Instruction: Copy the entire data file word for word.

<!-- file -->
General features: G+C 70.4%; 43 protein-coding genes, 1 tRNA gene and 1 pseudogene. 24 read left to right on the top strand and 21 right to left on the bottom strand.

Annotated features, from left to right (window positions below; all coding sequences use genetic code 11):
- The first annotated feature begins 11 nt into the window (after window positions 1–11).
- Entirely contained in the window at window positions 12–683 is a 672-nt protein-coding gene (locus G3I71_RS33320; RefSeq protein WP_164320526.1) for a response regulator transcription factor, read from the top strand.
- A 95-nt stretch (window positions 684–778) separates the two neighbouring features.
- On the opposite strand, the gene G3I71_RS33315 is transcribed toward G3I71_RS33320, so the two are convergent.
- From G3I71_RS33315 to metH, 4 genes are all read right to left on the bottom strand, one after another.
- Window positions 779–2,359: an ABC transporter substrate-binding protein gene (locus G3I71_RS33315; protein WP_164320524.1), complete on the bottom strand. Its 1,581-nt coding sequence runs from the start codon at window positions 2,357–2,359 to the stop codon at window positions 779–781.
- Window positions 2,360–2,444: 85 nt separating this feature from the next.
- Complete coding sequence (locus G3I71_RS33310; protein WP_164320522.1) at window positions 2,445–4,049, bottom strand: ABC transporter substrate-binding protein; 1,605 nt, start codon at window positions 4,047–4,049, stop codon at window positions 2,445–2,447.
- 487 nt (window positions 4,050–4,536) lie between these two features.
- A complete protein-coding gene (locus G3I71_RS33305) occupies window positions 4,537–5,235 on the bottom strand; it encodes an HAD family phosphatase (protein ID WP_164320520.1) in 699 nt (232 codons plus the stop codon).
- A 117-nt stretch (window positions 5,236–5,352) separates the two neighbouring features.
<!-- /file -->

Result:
General features: G+C 70.4%; 43 protein-coding genes, 1 tRNA gene and 1 pseudogene. 24 read left to right on the top strand and 21 right to left on the bottom strand.

Annotated features, from left to right (window positions below; all coding sequences use genetic code 11):
- The first annotated feature begins 11 nt into the window (after window positions 1–11).
- Entirely contained in the window at window positions 12–683 is a 672-nt protein-coding gene (locus G3I71_RS33320; RefSeq protein WP_164320526.1) for a response regulator transcription factor, read from the top strand.
- A 95-nt stretch (window positions 684–778) separates the two neighbouring features.
- On the opposite strand, the gene G3I71_RS33315 is transcribed toward G3I71_RS33320, so the two are convergent.
- From G3I71_RS33315 to metH, 4 genes are all read right to left on the bottom strand, one after another.
- Window positions 779–2,359: an ABC transporter substrate-binding protein gene (locus G3I71_RS33315; protein WP_164320524.1), complete on the bottom strand. Its 1,581-nt coding sequence runs from the start codon at window positions 2,357–2,359 to the stop codon at window positions 779–781.
- Window positions 2,360–2,444: 85 nt separating this feature from the next.
- Complete coding sequence (locus G3I71_RS33310; protein WP_164320522.1) at window positions 2,445–4,049, bottom strand: ABC transporter substrate-binding protein; 1,605 nt, start codon at window positions 4,047–4,049, stop codon at window positions 2,445–2,447.
- 487 nt (window positions 4,050–4,536) lie between these two features.
- A complete protein-coding gene (locus G3I71_RS33305) occupies window positions 4,537–5,235 on the bottom strand; it encodes an HAD family phosphatase (protein ID WP_164320520.1) in 699 nt (232 codons plus the stop codon).
- A 117-nt stretch (window positions 5,236–5,352) separates the two neighbouring features.